Alice Te Punga Somerville (Māori – Te Āti Awa, Taranaki) is a scholar, poet and irredentist. At its heart, Alice’s research and teaching engages texts in order to centre Indigenous expansiveness and de-centre colonialism. Her MA (Auckland) and PhD (Cornell) focused on Māori written literatures; as she sought broader contexts for thinking about the writing of her own community, she developed a twin interest and expertise in Indigenous studies and Pacific studies.
Her current research project focussing on published writing by Indigenous people from New Zealand, Australia, Hawai’i and Fiji between 1900-1975. She is completing a book about that research called ‘Writing the New World’ – a podcast of the same name profiles researchers and ideas connected to the project. She is the author of Once Were Pacific: Maori connections to Oceania which won Best First Book 2012 from Native American & Indigenous Studies Association, and 250 Ways to Write an Essay about Captain Cook (2020). Her forthcoming collection of poetry (Auckland Uni Press) is called Always Italicise: how to write while colonised. Alice serves on the editorial boards of several academic journals and is the editor of the Journal of New Zealand Literature.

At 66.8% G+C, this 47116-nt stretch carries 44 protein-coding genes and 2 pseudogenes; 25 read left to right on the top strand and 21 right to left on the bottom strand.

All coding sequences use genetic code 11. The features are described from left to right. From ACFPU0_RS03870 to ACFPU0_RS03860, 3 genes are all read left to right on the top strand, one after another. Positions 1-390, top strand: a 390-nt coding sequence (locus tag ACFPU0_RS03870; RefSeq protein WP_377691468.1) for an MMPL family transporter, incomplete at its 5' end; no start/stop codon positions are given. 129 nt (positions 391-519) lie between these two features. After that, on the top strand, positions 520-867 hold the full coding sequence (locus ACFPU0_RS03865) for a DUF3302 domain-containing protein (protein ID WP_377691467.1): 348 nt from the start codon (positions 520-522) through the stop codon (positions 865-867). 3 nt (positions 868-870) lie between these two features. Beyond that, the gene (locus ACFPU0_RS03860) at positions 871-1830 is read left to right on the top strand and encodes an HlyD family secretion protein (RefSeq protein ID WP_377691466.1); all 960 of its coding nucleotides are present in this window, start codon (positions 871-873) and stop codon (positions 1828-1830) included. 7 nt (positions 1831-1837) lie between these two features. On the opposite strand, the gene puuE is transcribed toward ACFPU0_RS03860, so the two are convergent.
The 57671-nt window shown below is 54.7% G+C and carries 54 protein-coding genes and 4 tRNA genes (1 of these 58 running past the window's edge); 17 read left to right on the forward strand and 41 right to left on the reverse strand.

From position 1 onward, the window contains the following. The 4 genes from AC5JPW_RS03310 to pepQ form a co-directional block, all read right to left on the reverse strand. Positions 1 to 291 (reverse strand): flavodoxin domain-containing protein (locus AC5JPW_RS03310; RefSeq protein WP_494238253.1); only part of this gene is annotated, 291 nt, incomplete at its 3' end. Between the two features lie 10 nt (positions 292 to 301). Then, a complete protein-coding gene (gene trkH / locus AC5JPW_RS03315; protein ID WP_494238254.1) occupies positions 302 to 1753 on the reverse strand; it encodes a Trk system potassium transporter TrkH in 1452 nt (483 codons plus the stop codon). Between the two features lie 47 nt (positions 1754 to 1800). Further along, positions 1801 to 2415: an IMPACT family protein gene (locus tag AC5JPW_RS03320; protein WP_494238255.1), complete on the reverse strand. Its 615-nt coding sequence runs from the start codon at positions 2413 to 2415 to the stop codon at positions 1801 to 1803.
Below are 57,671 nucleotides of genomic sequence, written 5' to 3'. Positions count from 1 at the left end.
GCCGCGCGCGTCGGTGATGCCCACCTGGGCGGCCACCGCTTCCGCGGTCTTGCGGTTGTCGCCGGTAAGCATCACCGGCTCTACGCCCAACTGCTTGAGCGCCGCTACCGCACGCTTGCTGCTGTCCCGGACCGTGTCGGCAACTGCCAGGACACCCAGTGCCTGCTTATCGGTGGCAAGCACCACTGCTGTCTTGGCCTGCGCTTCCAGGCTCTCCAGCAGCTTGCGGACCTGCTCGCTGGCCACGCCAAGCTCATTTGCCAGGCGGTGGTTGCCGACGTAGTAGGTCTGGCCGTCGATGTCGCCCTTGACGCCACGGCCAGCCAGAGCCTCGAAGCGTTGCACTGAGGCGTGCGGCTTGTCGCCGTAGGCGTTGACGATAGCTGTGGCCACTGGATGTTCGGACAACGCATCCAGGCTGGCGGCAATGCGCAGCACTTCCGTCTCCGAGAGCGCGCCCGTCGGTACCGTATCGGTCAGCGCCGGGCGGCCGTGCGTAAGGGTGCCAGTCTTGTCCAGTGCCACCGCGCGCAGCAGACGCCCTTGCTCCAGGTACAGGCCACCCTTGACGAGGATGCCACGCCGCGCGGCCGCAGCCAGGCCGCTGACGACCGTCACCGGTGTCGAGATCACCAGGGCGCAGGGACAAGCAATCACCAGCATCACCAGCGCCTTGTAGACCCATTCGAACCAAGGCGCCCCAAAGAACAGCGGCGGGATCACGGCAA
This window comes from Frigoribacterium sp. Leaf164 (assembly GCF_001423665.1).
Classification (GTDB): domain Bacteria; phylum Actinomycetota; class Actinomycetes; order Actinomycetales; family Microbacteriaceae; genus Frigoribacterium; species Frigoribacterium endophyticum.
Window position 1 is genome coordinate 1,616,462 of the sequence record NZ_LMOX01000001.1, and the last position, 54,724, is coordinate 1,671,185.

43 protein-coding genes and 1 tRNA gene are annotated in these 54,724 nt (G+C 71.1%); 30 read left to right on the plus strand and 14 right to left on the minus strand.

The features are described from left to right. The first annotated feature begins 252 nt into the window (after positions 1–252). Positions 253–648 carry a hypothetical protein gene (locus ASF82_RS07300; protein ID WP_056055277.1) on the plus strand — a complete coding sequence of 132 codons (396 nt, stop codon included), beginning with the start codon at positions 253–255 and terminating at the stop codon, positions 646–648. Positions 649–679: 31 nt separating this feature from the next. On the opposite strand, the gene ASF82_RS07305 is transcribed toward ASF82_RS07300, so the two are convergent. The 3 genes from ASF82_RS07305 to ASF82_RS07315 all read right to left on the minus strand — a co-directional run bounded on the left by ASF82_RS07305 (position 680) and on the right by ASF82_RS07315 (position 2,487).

Alice is arriving to UBC from the University of Waikato in New Zealand; she has previously taught in Australia, Hawai’i and elsewhere in New Zealand.